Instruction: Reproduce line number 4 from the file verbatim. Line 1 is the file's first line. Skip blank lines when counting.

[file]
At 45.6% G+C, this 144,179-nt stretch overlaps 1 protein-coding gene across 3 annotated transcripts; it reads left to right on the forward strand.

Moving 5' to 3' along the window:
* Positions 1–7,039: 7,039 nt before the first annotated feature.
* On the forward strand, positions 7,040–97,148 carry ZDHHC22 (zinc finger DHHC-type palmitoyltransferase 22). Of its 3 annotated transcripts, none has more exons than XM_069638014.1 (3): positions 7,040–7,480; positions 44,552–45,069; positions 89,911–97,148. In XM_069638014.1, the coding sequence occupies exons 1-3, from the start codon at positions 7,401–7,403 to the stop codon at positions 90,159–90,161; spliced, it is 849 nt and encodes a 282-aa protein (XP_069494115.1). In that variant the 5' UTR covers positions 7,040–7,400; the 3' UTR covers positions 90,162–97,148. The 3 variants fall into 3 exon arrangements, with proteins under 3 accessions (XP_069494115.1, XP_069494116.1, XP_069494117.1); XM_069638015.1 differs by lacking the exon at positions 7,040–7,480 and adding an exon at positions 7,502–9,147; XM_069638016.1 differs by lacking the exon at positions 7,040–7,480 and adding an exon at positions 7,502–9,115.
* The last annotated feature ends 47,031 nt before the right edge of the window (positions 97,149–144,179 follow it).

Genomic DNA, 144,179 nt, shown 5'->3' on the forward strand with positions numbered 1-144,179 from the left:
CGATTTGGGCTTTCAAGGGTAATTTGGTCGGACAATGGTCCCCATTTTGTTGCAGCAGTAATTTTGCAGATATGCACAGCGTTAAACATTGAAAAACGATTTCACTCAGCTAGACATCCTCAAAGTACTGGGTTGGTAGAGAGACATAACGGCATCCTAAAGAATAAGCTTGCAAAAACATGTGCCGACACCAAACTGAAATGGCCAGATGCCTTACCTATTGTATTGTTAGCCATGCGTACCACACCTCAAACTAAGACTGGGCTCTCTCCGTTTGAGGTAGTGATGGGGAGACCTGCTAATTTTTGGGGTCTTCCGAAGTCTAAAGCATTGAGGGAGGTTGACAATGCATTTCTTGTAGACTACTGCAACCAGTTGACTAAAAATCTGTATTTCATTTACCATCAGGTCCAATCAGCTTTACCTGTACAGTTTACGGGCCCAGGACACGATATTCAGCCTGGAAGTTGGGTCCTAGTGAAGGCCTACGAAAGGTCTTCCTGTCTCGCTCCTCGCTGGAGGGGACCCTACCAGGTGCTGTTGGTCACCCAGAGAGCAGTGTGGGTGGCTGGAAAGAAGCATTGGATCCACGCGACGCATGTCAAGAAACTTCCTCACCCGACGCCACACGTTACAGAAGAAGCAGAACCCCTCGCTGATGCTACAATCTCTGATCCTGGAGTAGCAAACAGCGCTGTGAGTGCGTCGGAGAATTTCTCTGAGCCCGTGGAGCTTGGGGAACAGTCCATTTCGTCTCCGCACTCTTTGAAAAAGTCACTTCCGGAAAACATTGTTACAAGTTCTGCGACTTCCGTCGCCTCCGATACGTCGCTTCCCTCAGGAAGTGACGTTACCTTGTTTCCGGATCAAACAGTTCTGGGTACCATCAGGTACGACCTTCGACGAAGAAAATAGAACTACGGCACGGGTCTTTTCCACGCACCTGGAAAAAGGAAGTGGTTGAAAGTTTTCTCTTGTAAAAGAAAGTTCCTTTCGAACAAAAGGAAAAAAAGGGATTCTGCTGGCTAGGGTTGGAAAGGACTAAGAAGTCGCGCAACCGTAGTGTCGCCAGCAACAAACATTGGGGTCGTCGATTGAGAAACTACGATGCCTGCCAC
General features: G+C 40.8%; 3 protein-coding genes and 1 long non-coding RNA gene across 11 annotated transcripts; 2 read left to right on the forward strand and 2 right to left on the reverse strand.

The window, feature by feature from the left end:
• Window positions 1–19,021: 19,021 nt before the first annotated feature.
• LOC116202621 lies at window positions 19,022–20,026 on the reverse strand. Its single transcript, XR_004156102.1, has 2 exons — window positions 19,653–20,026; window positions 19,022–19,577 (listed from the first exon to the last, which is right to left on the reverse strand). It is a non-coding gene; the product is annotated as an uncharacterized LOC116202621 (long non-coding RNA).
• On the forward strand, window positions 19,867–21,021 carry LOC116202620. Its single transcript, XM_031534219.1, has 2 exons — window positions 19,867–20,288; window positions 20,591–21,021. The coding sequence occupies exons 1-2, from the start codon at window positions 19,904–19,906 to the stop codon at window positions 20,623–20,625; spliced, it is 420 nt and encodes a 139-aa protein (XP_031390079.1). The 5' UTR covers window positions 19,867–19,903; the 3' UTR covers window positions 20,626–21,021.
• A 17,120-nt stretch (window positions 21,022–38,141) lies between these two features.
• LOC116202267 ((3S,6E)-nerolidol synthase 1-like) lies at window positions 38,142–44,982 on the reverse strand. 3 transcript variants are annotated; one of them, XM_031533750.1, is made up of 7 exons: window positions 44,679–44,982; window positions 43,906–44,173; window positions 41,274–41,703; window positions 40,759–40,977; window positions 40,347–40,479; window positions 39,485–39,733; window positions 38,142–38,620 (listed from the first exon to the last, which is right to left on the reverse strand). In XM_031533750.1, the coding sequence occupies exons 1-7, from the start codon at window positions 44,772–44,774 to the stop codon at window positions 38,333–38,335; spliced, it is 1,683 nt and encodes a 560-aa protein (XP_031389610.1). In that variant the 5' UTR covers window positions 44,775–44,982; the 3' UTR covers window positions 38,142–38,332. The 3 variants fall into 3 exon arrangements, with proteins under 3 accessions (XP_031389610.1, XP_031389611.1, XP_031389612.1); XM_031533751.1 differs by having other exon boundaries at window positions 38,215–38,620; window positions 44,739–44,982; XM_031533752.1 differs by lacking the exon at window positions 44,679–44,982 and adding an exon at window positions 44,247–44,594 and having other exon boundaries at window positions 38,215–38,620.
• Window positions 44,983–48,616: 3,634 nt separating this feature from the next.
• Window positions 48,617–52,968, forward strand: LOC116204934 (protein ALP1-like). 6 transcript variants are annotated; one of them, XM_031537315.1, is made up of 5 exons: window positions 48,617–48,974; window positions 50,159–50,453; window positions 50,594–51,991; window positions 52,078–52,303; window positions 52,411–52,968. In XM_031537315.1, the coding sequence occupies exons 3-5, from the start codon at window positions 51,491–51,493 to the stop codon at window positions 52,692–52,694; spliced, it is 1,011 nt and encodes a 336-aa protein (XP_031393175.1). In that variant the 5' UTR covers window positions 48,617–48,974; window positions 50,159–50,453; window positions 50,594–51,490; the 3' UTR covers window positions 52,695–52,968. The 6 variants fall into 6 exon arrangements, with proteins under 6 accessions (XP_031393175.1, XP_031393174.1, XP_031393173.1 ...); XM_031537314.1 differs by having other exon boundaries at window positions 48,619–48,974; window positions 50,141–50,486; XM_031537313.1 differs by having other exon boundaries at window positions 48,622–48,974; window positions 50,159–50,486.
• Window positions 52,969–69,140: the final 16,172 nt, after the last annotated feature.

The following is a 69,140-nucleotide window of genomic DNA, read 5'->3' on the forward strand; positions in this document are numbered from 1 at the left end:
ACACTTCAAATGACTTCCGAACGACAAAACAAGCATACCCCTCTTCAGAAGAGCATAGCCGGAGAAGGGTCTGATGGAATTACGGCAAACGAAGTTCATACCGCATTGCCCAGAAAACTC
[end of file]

* On the forward strand, positions 7,040–97,148 carry ZDHHC22 (zinc finger DHHC-type palmitoyltransferase 22). Of its 3 annotated transcripts, none has more exons than XM_069638014.1 (3): positions 7,040–7,480; positions 44,552–45,069; positions 89,911–97,148. In XM_069638014.1, the coding sequence occupies exons 1-3, from the start codon at positions 7,401–7,403 to the stop codon at positions 90,159–90,161; spliced, it is 849 nt and encodes a 282-aa protein (XP_069494115.1). In that variant the 5' UTR covers positions 7,040–7,400; the 3' UTR covers positions 90,162–97,148. The 3 variants fall into 3 exon arrangements, with proteins under 3 accessions (XP_069494115.1, XP_069494116.1, XP_069494117.1); XM_069638015.1 differs by lacking the exon at positions 7,040–7,480 and adding an exon at positions 7,502–9,147; XM_069638016.1 differs by lacking the exon at positions 7,040–7,480 and adding an exon at positions 7,502–9,115.